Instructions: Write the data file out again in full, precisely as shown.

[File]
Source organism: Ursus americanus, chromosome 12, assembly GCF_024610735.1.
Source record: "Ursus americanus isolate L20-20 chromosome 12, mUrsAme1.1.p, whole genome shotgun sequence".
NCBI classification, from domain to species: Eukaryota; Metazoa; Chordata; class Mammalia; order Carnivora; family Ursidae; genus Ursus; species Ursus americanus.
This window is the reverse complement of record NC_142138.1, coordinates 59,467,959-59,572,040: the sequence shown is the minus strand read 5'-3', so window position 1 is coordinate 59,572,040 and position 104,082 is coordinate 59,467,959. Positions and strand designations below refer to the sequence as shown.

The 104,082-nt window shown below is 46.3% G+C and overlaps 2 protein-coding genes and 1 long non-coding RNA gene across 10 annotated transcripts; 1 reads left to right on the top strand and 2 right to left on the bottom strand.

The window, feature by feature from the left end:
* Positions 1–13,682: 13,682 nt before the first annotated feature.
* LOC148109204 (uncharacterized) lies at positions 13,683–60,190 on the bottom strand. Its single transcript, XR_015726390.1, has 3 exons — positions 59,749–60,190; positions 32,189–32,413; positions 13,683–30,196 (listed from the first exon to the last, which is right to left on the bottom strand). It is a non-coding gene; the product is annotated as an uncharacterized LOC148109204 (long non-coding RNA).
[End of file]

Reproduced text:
Source organism: Ursus americanus, chromosome 12, assembly GCF_024610735.1.
Source record: "Ursus americanus isolate L20-20 chromosome 12, mUrsAme1.1.p, whole genome shotgun sequence".
NCBI classification, from domain to species: Eukaryota; Metazoa; Chordata; class Mammalia; order Carnivora; family Ursidae; genus Ursus; species Ursus americanus.
This window is the reverse complement of record NC_142138.1, coordinates 59,467,959-59,572,040: the sequence shown is the minus strand read 5'-3', so window position 1 is coordinate 59,572,040 and position 104,082 is coordinate 59,467,959. Positions and strand designations below refer to the sequence as shown.

The 104,082-nt window shown below is 46.3% G+C and overlaps 2 protein-coding genes and 1 long non-coding RNA gene across 10 annotated transcripts; 1 reads left to right on the top strand and 2 right to left on the bottom strand.

The window, feature by feature from the left end:
* Positions 1–13,682: 13,682 nt before the first annotated feature.
* LOC148109204 (uncharacterized) lies at positions 13,683–60,190 on the bottom strand. Its single transcript, XR_015726390.1, has 3 exons — positions 59,749–60,190; positions 32,189–32,413; positions 13,683–30,196 (listed from the first exon to the last, which is right to left on the bottom strand). It is a non-coding gene; the product is annotated as an uncharacterized LOC148109204 (long non-coding RNA).